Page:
An American violinist of Korean heritage, Sarah Chang was already a celebrity as a prepubescent soloist; unlike many child prodigies, she made the transition to adulthood painlessly, and remains a high-profile soloist on the international circuit.
She began performing in public at age 5; within two years, she had won the Starling scholarship to the Juilliard School, where she studied with Dorothy DeLay and Hyo Kang. At age 8, afterRead more only two years of study at Juilliard during which she still regarded playing the violin as a hobby, she auditioned for conductors Zubin Mehta and Riccardo Muti and bowled them over. She made her professional debut in 1988 performing Paganini's Violin Concerto No. 1 with Mehta and the New York Philharmonic. Soon she found herself playing Paganini, Tchaikovsky, and Sibelius concertos with the world's greatest orchestras, with an EMI recording contract tucked into her frock. Initial features and reviews focused on the incongruity of such technical virtuosity coming from a cute little girl, and coverage during her teen years was similarly half awed, half patronizing.
As she approached her twenties, Chang began to enjoy more serious critical appraisal. One critic summarized her attributes as "consummate technical ease, a gorgeous, vibrant, flawlessly beautiful tone, and a heartfelt but unsentimental expressiveness." Conversely, some of her performances of Romantic repertory were sometimes criticized for being slightly emotionally disengaged.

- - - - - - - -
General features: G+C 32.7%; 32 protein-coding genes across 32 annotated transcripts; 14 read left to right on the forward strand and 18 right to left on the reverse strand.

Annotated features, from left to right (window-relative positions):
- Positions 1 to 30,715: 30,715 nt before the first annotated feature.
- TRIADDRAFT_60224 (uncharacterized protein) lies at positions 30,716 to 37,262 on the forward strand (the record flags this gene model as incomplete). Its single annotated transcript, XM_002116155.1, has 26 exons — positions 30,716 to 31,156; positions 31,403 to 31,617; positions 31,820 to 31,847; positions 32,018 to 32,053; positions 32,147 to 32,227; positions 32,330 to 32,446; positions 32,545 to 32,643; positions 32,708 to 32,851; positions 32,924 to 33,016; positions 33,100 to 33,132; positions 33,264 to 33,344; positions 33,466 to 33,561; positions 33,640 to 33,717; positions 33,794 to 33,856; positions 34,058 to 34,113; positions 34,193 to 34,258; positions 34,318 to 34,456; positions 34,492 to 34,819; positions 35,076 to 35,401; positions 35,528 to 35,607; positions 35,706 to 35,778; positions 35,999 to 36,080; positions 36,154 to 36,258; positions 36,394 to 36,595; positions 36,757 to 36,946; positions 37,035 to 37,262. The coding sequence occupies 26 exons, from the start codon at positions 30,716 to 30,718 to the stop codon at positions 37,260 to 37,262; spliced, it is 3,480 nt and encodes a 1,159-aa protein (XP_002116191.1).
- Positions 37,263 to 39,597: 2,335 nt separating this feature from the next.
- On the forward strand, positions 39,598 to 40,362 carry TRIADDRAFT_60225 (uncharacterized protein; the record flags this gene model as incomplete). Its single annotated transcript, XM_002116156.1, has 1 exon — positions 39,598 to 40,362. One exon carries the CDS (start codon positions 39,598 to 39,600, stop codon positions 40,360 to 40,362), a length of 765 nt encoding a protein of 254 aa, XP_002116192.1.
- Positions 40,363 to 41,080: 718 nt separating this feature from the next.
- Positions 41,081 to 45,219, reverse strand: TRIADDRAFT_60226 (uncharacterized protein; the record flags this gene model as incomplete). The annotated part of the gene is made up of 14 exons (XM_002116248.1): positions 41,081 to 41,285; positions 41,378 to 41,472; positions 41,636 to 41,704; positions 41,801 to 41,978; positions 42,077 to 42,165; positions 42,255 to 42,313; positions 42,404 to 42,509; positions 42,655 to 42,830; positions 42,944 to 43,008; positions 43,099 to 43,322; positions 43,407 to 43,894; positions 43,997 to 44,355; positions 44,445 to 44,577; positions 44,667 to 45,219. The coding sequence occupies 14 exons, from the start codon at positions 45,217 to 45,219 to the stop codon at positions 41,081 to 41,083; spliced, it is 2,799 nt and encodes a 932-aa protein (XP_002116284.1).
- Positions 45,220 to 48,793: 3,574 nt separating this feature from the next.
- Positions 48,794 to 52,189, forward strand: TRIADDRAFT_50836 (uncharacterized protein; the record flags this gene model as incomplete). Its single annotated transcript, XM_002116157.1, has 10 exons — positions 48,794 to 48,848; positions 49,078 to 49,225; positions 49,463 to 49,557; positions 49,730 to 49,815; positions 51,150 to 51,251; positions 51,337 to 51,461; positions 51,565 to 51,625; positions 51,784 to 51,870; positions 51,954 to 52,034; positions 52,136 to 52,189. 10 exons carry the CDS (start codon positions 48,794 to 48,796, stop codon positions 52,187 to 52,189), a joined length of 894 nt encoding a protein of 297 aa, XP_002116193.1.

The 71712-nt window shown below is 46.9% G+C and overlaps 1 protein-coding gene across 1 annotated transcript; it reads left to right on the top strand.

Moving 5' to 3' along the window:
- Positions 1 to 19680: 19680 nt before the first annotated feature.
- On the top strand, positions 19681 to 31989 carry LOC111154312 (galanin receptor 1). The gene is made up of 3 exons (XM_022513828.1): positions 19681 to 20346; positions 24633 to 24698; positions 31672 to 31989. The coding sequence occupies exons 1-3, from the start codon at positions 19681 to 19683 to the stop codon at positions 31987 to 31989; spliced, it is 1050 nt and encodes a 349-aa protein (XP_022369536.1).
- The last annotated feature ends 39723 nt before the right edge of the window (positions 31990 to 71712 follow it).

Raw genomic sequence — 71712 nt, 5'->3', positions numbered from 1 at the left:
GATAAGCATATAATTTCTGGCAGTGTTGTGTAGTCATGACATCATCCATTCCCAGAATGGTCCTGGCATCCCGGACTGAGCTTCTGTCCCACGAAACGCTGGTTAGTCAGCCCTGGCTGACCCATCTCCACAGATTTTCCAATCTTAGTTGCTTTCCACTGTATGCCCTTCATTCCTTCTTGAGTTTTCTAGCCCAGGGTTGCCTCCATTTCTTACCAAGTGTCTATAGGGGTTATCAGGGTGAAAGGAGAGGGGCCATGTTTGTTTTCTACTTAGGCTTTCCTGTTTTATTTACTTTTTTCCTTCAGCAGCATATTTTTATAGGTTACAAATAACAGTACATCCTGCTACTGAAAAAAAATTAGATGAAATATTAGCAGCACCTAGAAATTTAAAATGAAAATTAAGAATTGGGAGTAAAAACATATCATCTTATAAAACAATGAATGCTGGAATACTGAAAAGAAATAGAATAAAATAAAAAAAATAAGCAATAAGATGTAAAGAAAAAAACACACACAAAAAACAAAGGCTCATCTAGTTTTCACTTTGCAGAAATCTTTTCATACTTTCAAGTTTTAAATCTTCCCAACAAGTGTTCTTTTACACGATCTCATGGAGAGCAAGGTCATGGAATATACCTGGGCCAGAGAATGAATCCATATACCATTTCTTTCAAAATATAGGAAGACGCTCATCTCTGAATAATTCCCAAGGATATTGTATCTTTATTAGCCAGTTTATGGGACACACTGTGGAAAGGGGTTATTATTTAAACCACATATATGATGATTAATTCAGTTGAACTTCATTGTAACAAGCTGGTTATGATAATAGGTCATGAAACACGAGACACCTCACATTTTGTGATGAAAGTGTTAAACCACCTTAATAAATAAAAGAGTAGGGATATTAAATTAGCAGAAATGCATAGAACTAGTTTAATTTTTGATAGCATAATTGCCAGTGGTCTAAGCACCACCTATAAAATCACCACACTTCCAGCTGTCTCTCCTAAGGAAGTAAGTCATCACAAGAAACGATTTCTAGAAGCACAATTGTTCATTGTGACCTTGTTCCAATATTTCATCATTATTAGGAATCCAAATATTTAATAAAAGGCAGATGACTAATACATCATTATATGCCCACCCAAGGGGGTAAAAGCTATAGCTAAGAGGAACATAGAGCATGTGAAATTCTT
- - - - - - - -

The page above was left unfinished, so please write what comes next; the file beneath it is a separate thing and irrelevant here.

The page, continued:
Chang quickly became associated with concertos of not only Paganini but also Mendelssohn, Tchaikovsky, and Sibelius. She also advocated not-quite-standard concertos by Goldmark, Strauss, and Dvorák. But not until she was nearly 20 did Chang begin exploring chamber music with any frequency, initially playing in small festivals but also recording with other high-profile soloists on the EMI roster.
Less apparent from her discography is her interest in contemporary music. She has worked on new pieces with jazzman Eddie Karam, as well as Jack Elliott and Korean-American composer Donald Sur.
One area in which Chang has been slow to develop self-confidence is teaching. Feeling she was too young to be a credible authority, she didn't give her first master class until she was 22, and that was hidden away in Singapore. After that, she embarked on a small-scale series of recitals and educational events for rural and underserved populations in the United States.
Chang plays a 1717 Guarneri del Gesù; reluctant to expose it to hot lights, she uses a cheap but attractive stand-in violin for publicity photos. Read less